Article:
German Chancellor Olaf Scholz arrives for the U.N. General Assembly 77th session Tuesday at United Nations headquarters in New York, where he warned of a "world without rules" in his speech to global leaders. Photo by John Angelillo/UPI | License Photo
Sept. 21 (UPI) -- Newly elected German Chancellor Olaf Scholz warned of a "world without rules" and the threat of "imperialism" as he condemned Russia's invasion of Ukraine during his speech before the United Nations General Assembly.
"We mustn't stand idly by when a major nuclear power armed to the teeth -- a founding member of the United Nations and a permanent member of the U.N. Security Council no less -- seeks to shift borders through the use of violence," Scholz told world leaders in New York on Tuesday.
In his speech, Scholz called on U.N. countries to help preserve the international order through the enforcement of rules.
"We must adapt our rules and institutions to the reality of the 21st century," Scholz urged. "Far too often, these rules and institutions reflect the world of 30, 50 or 70 years ago. That also goes for the United Nations Security Council."
"Our problem isn't the absence of rules. Our problem is the lack of willingness to abide by and enforce them," Scholz said. "The alternative to a rules-based world isn't anarchy, but the dominion of the strong over the weak."
"We must pay heed and take action when Russia commits war crimes in Mariupol, Bucha and Irpin. We will bring murderers to justice," Scholz said.
Scholz urged U.N. countries to preserve international order by supporting Ukraine and standing "firmly at the side of those under attack."
"Together with our partners around the world, we have imposed tough economic sanctions on the Russian leadership and Russia's economy," Scholz said. "And we will stand by Ukraine when it comes to shouldering the enormous costs for rebuilding the country."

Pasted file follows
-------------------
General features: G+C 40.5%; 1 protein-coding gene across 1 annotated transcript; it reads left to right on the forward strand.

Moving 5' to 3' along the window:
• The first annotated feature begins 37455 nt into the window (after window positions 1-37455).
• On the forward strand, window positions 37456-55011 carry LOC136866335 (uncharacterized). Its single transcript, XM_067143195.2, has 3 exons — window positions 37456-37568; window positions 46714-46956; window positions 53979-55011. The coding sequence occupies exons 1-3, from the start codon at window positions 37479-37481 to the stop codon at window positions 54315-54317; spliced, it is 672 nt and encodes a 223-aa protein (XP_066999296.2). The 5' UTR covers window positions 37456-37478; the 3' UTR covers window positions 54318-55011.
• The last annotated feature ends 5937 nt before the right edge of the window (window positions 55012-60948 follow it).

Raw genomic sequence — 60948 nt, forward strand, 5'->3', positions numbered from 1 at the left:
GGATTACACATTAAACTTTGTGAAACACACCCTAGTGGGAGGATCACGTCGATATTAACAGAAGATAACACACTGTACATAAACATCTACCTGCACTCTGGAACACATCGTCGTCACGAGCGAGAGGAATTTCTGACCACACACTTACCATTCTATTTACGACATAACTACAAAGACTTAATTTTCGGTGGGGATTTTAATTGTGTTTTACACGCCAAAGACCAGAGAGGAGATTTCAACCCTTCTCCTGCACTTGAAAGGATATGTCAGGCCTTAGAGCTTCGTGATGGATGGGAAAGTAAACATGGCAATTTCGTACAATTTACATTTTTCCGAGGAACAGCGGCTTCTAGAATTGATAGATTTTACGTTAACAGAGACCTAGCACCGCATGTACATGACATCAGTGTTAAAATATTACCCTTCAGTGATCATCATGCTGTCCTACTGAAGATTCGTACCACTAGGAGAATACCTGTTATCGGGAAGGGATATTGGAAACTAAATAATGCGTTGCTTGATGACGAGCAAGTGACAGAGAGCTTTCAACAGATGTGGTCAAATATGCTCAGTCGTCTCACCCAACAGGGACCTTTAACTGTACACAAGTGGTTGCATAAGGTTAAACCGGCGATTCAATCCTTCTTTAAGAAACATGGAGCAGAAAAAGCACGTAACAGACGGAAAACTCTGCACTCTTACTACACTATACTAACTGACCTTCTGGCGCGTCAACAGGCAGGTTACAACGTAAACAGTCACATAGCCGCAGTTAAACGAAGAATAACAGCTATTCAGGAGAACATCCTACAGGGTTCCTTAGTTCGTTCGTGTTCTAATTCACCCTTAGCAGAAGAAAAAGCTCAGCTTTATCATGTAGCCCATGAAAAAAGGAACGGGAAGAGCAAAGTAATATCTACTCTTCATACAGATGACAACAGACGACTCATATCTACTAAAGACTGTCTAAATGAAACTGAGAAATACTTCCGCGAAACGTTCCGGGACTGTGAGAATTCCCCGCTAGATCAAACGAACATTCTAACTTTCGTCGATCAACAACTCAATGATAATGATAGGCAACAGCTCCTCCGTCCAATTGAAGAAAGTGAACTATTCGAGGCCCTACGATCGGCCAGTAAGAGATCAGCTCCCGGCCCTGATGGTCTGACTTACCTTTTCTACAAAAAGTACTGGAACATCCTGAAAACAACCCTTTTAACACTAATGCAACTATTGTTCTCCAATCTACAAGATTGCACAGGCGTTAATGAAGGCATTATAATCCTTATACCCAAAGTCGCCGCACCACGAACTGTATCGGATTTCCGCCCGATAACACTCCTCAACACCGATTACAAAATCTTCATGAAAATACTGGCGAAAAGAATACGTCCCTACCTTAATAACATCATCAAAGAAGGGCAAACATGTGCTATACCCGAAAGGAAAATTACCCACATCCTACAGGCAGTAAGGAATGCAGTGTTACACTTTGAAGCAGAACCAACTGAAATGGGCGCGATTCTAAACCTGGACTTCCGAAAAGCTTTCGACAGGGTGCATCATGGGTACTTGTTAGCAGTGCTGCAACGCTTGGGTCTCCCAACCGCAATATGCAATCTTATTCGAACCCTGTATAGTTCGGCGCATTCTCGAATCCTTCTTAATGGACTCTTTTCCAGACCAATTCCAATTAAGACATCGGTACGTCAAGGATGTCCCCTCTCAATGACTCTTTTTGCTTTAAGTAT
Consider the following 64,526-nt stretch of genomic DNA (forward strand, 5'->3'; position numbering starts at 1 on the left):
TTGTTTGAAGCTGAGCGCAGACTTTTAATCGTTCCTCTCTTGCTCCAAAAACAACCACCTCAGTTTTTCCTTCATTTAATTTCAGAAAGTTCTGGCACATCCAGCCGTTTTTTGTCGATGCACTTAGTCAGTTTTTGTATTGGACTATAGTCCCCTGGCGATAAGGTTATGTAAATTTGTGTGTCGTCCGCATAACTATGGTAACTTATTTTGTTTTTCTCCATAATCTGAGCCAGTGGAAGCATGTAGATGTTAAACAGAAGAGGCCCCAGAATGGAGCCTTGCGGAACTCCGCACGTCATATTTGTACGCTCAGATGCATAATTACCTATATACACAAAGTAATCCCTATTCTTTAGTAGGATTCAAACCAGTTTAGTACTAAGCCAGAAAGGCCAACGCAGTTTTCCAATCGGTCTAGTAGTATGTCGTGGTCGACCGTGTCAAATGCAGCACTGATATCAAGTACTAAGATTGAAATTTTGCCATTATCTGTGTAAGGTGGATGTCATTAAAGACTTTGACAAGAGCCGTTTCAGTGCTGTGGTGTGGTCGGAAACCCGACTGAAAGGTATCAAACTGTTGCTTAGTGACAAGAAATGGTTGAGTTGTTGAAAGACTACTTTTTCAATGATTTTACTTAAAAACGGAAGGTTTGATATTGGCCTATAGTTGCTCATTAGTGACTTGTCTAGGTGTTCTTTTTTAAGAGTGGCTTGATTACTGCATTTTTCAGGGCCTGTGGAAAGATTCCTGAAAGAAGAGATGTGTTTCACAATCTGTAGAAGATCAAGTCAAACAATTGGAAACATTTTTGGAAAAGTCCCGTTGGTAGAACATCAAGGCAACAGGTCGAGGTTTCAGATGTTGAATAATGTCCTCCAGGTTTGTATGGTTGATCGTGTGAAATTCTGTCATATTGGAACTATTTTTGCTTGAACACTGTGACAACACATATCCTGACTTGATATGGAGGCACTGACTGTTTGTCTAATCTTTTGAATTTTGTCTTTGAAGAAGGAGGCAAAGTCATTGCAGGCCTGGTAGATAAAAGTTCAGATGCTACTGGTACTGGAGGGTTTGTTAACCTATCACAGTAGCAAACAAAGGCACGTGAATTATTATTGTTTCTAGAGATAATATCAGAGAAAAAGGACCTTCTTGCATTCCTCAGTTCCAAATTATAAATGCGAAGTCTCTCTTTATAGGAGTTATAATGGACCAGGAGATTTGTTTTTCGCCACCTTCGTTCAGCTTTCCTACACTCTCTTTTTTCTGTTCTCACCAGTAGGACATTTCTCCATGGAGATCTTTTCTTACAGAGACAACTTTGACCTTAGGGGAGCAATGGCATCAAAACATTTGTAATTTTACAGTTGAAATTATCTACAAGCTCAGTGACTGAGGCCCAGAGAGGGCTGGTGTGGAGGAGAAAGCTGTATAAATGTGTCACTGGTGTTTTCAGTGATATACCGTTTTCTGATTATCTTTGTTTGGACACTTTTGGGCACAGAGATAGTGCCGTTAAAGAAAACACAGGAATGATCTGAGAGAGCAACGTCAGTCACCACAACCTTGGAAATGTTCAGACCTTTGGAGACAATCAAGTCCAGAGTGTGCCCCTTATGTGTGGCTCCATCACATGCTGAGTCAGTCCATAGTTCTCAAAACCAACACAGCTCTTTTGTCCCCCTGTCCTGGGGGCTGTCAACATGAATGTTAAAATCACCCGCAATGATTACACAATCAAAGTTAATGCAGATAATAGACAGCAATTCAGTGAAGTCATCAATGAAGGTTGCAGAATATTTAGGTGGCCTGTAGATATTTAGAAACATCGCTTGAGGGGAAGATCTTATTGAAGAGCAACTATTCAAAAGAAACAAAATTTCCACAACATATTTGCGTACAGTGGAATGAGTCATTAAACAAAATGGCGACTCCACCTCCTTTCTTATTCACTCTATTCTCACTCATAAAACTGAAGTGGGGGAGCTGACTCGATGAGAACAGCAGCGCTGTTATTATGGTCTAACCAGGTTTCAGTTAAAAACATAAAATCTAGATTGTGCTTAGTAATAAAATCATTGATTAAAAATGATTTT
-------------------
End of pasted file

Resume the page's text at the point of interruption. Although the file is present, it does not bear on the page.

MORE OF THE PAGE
Scholz also called on the U.N. to give countries, such as those in Asia, Africa and South America, a stronger political voice on the world stage.
"Nationalism and isolation will not solve the challenges of our age," Scholz said.
"More cooperation, more partnership and more involvement is the only reasonable response, whether for the fight against climate change or global health risks, inflation and disrupted supply chains or our approach to displacement and migration," Scholz added.
Finally, Scholz called on the U.N. to take responsibility around the world for human rights and climate change.
"We stand by our pledges to support emerging economies and developing countries in their efforts to reduce emissions and to adapt to climate change -- with new, just energy transition partnerships."
As Scholz expressed Germany's commitment to the United Nations, he warned of new fragmentation in a "world without rules."
"New wars and conflicts have emerged. Major global crises are piling up before us and are combining and reinforcing one another," Scholz said.
"Our world has clear rules. Rules that we, the United Nations, created together. This Charter promises all of us freedom and peaceful coexistence," Scholz said. "This Charter is our collective rejection of a world without rules."